Office Depot Profit Rises, but Sales Disappoint

Office Depot, the world's No. 2 office-supplies retailer, said on Wednesday its quarterly profit rose 27%, but its sales fell short of Wall Street's expectations and its shares dropped Wednesday.

The company said fourth-quarter net income rose to $135 million, or 48 cents a share, from $106 million, or 34 cents a share, a year earlier.

Excluding special items, Office Depot said it saw a profit of 54 cents a share for the quarter. On that basis, analysts were expecting the company to post earnings of 52 cents a share, according to Reuters Estimates.

"The bottom line is that the quarter was not a disaster, but not very solid either," Credit Suisse analyst Gary Balter said in a research note.

Chief Executive "Steve Odland and his team have done a tremendous job leading the turnaround efforts to date," said Balter, who has a "neutral" rating on Office Depot's stock.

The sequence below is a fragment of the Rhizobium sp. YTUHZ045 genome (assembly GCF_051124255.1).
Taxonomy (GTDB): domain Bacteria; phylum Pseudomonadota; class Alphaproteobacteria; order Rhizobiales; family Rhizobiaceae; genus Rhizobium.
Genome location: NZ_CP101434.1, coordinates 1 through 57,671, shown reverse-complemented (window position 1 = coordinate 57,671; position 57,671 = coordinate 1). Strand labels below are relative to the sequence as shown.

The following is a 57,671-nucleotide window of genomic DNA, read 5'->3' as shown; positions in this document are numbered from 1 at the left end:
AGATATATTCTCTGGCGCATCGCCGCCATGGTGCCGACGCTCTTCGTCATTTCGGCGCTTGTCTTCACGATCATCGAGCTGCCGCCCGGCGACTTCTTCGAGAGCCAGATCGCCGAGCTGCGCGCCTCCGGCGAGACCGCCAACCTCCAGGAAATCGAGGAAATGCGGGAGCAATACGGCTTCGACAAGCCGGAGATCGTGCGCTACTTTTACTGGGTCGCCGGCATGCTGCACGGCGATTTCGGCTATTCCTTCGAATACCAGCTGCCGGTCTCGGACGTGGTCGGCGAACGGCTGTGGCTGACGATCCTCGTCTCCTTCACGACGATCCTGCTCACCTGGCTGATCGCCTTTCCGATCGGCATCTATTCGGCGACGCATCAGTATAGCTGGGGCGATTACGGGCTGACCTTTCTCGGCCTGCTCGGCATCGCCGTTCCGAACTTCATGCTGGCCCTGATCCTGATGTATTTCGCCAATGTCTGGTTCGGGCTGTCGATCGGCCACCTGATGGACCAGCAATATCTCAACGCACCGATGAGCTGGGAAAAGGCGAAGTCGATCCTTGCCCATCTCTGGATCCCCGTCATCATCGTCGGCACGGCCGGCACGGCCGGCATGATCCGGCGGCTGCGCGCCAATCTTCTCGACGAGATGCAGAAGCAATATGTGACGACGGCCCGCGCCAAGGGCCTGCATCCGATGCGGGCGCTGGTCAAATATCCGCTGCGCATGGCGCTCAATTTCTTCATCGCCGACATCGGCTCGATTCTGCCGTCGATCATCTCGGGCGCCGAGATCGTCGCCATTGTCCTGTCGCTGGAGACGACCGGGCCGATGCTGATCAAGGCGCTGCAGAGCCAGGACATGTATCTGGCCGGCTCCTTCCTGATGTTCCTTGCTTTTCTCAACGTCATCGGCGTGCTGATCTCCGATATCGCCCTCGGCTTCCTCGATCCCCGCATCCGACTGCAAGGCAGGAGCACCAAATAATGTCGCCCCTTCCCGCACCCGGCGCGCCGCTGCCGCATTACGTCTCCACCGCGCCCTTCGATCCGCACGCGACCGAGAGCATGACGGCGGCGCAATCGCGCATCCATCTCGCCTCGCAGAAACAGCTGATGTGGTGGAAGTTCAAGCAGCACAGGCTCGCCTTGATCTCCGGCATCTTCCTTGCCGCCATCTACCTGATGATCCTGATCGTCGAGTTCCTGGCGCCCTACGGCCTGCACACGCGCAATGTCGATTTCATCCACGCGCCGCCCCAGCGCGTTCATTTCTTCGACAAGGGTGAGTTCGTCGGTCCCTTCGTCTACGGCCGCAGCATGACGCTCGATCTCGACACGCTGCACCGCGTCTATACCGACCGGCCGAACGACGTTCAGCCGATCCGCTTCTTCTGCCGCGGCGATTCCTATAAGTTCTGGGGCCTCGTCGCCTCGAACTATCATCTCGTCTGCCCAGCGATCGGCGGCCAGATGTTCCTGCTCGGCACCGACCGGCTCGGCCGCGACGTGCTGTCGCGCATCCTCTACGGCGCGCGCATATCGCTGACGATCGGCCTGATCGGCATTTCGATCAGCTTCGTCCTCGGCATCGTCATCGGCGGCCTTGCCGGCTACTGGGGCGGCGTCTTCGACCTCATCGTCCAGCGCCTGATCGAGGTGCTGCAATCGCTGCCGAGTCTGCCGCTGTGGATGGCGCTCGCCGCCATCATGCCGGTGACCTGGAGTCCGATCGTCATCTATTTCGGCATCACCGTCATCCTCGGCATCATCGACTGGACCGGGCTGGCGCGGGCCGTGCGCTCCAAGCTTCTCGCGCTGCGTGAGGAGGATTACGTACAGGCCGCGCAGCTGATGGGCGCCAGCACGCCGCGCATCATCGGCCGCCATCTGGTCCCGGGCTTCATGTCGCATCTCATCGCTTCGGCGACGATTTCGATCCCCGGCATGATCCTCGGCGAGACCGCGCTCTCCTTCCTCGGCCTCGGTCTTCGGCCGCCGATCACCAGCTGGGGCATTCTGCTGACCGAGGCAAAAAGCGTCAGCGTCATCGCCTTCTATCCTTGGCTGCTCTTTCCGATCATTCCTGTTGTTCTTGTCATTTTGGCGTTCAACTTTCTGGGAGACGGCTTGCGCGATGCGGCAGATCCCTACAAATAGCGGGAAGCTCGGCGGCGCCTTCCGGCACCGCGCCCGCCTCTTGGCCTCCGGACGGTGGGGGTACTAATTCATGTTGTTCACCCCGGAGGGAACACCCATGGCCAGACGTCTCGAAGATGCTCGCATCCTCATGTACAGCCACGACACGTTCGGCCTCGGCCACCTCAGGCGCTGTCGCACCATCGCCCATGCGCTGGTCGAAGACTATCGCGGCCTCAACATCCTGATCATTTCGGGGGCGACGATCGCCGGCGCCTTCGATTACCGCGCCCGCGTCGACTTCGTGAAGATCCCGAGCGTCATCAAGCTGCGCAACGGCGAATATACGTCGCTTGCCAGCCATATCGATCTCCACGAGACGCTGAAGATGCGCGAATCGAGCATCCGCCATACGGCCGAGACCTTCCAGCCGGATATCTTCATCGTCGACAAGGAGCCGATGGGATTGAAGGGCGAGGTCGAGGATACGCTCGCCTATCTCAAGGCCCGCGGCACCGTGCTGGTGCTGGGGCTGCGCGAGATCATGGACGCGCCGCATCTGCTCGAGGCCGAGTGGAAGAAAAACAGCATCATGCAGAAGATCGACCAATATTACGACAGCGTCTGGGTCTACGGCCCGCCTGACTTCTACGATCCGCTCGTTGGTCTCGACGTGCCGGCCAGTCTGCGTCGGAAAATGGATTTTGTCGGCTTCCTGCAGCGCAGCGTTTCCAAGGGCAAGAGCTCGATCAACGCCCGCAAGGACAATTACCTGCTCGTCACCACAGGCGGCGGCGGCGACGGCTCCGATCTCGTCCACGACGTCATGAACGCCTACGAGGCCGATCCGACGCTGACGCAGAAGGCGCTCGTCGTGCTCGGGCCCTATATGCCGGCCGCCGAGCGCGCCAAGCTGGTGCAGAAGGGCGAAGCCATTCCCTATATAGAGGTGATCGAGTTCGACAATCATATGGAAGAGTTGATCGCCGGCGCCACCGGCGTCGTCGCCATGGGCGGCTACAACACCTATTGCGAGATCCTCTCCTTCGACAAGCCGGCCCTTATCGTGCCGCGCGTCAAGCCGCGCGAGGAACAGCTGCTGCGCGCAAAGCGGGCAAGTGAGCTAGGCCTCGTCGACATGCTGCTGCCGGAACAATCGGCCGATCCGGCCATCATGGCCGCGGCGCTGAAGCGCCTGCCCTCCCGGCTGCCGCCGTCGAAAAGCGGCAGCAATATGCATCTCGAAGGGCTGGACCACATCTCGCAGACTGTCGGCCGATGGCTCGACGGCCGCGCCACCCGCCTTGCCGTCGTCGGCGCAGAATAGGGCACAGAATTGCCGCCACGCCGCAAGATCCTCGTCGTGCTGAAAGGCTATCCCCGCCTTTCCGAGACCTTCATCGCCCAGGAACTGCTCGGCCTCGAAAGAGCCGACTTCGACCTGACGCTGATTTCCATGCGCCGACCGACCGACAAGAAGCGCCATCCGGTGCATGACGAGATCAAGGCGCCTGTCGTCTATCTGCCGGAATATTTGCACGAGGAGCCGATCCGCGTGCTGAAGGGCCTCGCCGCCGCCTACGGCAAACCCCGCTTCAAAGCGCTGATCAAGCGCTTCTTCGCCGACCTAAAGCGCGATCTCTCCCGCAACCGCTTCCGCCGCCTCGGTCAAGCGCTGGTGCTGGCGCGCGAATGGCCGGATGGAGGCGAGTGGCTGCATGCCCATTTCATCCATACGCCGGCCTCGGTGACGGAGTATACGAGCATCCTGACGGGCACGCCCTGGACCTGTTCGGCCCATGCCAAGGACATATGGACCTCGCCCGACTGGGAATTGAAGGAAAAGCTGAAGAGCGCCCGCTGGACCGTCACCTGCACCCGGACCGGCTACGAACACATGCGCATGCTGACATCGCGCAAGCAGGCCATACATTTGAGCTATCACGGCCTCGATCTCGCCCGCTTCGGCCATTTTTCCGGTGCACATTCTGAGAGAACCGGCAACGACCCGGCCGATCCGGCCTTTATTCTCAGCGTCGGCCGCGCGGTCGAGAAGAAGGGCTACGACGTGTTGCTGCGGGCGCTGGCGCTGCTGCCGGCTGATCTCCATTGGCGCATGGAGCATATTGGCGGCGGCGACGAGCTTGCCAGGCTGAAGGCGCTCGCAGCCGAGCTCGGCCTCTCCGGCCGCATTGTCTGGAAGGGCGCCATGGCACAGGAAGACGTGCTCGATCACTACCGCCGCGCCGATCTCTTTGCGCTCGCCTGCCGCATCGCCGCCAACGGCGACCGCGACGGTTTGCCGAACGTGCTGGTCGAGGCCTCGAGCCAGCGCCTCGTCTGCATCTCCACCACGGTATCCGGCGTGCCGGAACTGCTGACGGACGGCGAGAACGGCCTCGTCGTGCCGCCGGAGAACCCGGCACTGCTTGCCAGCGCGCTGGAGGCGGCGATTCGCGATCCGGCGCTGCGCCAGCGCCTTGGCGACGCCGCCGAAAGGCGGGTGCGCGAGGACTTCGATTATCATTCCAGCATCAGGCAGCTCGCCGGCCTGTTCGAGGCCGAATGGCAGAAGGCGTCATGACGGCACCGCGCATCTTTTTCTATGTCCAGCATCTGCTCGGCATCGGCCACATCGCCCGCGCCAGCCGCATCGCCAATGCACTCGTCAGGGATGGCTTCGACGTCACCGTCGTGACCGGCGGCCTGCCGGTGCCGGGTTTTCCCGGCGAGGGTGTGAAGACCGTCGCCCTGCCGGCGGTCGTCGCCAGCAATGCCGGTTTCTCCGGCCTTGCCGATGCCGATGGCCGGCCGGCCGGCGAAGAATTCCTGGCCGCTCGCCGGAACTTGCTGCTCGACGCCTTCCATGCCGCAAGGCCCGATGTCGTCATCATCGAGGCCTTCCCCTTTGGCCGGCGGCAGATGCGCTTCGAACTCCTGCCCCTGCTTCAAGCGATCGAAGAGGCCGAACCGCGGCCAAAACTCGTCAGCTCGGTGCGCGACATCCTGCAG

Sanford Bernstein analyst Colin McGranahan called it "a messy fourth-quarter as one-time charges and gains clouded the results. Adjusted for these nonrecurring events, however, fourth-quarter results appeared to be moderately ahead of consensus expectations," wrote McGranahan, who has an "outperform" rating on Office Depot's shares.

Sales rose 4% to $3.84 billion from $3.72 billion, but were slightly below expectations of $3.89 billion. Sales at stores in North America open at least a year rose 1%.

Looking to India

To continue to grow sales, Office Depot will be looking to expand into India and South America, CEO Steve Odland told "Squawk Box," describing the Indian market as a "big hole for us."

In addition, the company plans to open 150 stores in North America this year and 200 next year, Odland said.

Odland also did not rule out the possibility of an acquisition in the U.S., saying the business is still fragmented and there is room for consolidation.


Office Depot said it opened 39 stores during the quarter and remodeled 63. The retailer has been closing and remodeling stores, and expanding its private-label merchandise business as it tries to better compete with industry leader Staples Inc.

Office Depot's stock trades at 19.54 times 2007 earnings, a discount to rivals Staples and OfficeMax, which trade at 21.02 and 26.5, respectively.

Its shares have fallen about 22% from their 52-week high of $46.52 reached May 11.